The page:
Unfortunately, mosquitoes can leave more than a local reaction. Sometimes they may transmit infections like malaria, dengue, or West Nile Virus (WNV). Luckily, in the United States we rarely encounter malaria or dengue, but WNV has become widespread. The good news is that in most cases WNV is a mild and self-limited infection. Symptoms may be so light as to go unnoticed, or present as a “summer flu,” with mild body and headaches and low-grade fever. In rare and extreme cases WNV is a potentially life threatening infection. Symptoms include higher fever, head and body aches, confusion and worsening weakness and such symptoms should prompt you to seek medical attention.
- The upside: None.
- The downside: The serious illness that ticks can transmit, such as Lyme Disease, Rocky Mountain Spotted Fever, Babesia (“tick malaria”), amongst others.
Obviously, the best way to avoid ticks and their associated problems is to not pick them up in the first place, but that can be easier said than done. It’s a good idea to wear clothing that leaves less skin exposed that can act as a barrier to the ticks. So flip-flops, sandals, shorts and T-shirts are out when planning a hike to areas that are likely to have ticks. Wear boots and long socks, and remember to tuck your long pants into your socks when hiking. The best protection against ticks consists ofpermethrin-treated clothing and gear, combined with DEET applied to exposed skin.
Keep in mind that most ticks need to feed for hours before they can successfully transmit infections. So, it is very important that after hikes you do a full body check (including in the hair) to look for ticks. If removed promptly, the risk of infection decreases significantly.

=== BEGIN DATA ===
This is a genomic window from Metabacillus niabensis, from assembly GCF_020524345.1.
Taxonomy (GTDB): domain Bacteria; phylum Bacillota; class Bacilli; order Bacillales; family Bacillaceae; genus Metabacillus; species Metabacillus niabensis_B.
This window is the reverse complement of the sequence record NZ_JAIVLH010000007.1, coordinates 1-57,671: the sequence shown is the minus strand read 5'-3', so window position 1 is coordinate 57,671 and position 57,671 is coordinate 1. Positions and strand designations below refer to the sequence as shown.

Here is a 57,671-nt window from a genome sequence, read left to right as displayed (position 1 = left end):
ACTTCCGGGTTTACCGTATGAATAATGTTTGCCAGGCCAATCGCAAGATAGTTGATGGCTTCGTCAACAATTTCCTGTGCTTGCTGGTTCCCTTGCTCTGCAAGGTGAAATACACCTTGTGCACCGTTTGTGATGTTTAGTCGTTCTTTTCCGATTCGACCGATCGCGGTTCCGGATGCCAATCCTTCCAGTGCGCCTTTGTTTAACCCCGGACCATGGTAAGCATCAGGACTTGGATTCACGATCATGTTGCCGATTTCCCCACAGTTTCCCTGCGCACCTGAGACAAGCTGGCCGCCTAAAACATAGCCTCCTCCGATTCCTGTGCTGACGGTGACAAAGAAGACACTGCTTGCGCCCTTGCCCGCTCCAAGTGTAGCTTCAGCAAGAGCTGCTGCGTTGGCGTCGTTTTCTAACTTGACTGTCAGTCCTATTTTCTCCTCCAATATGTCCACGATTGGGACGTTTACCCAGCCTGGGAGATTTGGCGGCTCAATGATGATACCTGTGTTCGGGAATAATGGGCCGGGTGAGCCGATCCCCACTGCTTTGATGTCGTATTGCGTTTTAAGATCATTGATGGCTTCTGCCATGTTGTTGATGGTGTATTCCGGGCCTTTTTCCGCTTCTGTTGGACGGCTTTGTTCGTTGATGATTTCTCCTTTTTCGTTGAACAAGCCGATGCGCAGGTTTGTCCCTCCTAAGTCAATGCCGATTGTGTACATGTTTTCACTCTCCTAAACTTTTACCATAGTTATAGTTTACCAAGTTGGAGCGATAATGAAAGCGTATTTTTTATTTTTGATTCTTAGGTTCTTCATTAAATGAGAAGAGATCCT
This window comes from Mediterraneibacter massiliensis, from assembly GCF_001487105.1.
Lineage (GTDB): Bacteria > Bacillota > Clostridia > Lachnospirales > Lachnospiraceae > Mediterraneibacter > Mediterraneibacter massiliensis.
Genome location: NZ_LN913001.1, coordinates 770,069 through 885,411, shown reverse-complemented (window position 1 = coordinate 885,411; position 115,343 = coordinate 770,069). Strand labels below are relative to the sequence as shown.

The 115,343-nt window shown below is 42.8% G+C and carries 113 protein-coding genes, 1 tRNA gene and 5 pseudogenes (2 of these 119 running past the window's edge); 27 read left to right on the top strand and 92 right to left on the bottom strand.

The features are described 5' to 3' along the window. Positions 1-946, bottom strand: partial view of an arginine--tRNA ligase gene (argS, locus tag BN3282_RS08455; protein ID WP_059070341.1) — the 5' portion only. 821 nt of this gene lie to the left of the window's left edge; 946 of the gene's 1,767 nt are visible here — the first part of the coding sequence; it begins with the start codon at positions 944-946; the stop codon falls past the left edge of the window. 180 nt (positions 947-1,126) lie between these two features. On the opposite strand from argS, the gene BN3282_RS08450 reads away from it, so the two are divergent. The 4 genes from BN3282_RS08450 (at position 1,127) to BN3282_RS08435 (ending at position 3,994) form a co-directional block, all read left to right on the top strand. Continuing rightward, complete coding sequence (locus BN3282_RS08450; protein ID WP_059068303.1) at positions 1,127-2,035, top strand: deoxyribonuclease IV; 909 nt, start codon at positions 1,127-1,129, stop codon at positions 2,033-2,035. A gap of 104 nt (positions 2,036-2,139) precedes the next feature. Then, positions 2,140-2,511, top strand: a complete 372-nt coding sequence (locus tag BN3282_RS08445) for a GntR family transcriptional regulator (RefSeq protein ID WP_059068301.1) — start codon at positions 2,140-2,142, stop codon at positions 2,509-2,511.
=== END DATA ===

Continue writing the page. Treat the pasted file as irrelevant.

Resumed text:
If you do find a tick on your body or that of a family member or pet, it’s important to carefully remove the tick right away. Use fine-tipped tweezers to grasp the tick as close to the skin’s surface as possible. Pull upward with steady, even pressure. Don’t twist or jerk the tick as this can cause the mouth-parts to break off and remain in the skin. Avoid squashing the tick because spreading tick blood in the bite wound might increase the risk of infection. Once the tick is removed, clean the area with soap and water and perhaps an antiseptic. If you develop a rash, headaches, pains or fever, call your doctor immediately.
The lowdown on bug repellant
The good news is bug repellants really do work in deterring mosquitoes, ticks, biting flies, chiggers and other insects. The bad news is that they are ineffective against spiders and stinging insects, such as yellowjackets, wasps, bees or hornets.
The gold standard of insect repellant is DEET. It has been in use for more than 50 years and is recommended for use in persons above 2 months of age. The alternative repellant of choice is picaridin is also effective against mosquitoes, ticks, and sand flies.
FAIRFAX, Va., Jun 18, 2012 (BUSINESS WIRE) — Summer has barely begun but it’s likely many people have already encountered one of the season’s most ubiquitous pests — the mosquito. As is the case with many other insects, mosquitoes have made an early emergence after a mild winter and rainy spring. The National Pest Management Association (NPMA) warns that this might be one of the worst seasons yet, so break out the repellant.
“Mosquito season is highly dependent on rain events, and states are monitoring rainfall and pest management companies are applying treatments accordingly,” noted Missy Henriksen, vice president of public affairs for NPMA. “This summer, mosquito numbers have the potential to grow significantly and it’s important for people to take precautions to avoid exposure.”
Although mosquitoes are known to carry a variety of diseases, West Nile virus (WNV) is of most concern in the United States.